There is More to SEO Than Tracking Rankings

Wed, Feb 25, 2009

Search Engine Optimization

Think about two department stores located in the middle of town. One is brand new, glitzy and has the “designer” name. The other has been around for years, has a modest appearance and locally owned – and perhaps not everyone has even heard of them. Yet, the modest department store is drawing in more customers and creating more sales despite the fact it isn’t the “#1 retailer”. How can this be? It’s for the same reason that being #1 in the search engine rankings doesn’t necessary spell success – you have to look at more than just where you rank, but how your traffic and segments are doing in comparison to various factors to determine how well your site is (or isn’t) doing.

So why is worrying about rank alone a wasteful exercise? Let’s start out by saying that yes, it is important to be on that first page and hopefully near the top – but let’s face it, not all of us can be #1 all the time. Here are so many factors that can affect where you rank at any given moment of the day. There may be a big news story of the day that is taking up screen real estate and affecting rankings for the keyword you are targeting. It could be a geographical problem – you are #1 in St. Louis, but #3 from Quebec. Search results vary by location as the engines try to deliver the most relevant results for the keywords and location of their customers.

It could even be the data center that is returning the results, or the new code that Google is testing out for their engine. Things that you have no control over and as a result have no consistent method to address as an issue.

A more accurate measure of how well you are doing in the rankings is to look at how much traffic your site is getting. Sure, you may be ranked 3rd but if you are getting a large volume of traffic (and hopefully converting the traffic into revenue-generating activities) then you could very well be doing better than the #1 and #2 results. This is why it is so important to implement segmenting on your website through tools such as Google Analytics so you can analyze how certain segments of your website – such as revenue generating activities – are doing. It helps eliminate the noise from the dollars!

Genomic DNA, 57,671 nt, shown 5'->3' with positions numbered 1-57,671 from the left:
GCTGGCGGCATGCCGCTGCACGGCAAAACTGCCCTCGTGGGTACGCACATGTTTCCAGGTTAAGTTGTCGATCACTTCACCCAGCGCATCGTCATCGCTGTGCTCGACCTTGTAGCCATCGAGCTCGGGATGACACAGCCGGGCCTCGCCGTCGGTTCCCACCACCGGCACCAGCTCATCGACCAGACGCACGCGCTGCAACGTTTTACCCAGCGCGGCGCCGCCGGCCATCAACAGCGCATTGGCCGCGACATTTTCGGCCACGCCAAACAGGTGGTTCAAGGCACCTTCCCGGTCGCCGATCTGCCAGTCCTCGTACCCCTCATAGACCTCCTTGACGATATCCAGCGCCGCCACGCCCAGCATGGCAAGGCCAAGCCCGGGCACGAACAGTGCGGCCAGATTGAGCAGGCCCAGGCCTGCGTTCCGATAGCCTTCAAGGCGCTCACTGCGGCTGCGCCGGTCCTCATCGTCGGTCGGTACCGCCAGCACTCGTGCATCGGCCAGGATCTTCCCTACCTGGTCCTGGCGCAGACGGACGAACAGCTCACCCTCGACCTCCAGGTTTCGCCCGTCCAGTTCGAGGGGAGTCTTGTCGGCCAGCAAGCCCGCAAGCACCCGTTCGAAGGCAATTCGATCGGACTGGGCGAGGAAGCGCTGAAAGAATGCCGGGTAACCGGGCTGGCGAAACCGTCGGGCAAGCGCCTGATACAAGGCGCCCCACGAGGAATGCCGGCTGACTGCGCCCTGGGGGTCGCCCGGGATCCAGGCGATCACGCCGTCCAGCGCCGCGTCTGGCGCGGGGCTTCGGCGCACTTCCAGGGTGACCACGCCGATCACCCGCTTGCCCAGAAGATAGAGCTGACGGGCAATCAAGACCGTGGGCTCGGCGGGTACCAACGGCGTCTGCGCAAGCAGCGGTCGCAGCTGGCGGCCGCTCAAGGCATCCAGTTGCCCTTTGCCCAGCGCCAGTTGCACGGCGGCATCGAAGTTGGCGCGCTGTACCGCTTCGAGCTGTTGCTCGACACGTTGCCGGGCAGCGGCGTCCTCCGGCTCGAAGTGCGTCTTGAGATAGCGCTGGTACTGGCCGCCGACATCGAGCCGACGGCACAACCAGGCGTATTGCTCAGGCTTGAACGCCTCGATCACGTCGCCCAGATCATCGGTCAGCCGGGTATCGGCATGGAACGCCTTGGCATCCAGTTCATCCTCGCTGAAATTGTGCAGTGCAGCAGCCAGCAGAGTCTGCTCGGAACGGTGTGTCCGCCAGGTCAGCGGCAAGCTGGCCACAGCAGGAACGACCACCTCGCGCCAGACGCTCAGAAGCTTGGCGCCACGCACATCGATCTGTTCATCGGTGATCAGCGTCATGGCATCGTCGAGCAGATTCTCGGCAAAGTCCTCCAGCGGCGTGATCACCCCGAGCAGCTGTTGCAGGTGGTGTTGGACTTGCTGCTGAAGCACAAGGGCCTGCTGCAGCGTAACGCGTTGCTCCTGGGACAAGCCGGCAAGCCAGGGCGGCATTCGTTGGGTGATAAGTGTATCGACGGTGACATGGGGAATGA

Once you get a handle on search engine traffic and conversions, then you can start looking at merging that data with ranking data to look for correlations. Suppose you have a spike in traffic – was there a noticeable change in rank? Or was it due to non-organic methods? Correlating the two data sources help you know where the traffic is coming from and what type of traffic it is.

As you continue to develop your SEO skills and manage your web properties and clients it is important that you (and your customers) understand the difference between rankings and traffic. You can help your clients better understand how to interpret the data when you start by knowing how to analyze the data effectively.

Just remember Avis (the rental car company) and their slogan – “No. 2. So we try harder”. Then ask yourself if you need to work harder on your site, or is #2 producing the traffic and revenue that you and your clients desire?

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This post was written by:

Cassiano Travareli - who has written 90 posts on SEO Blog | SEO Marketing World.

SEO Specialist! Loves everything about Search Engine Marketing.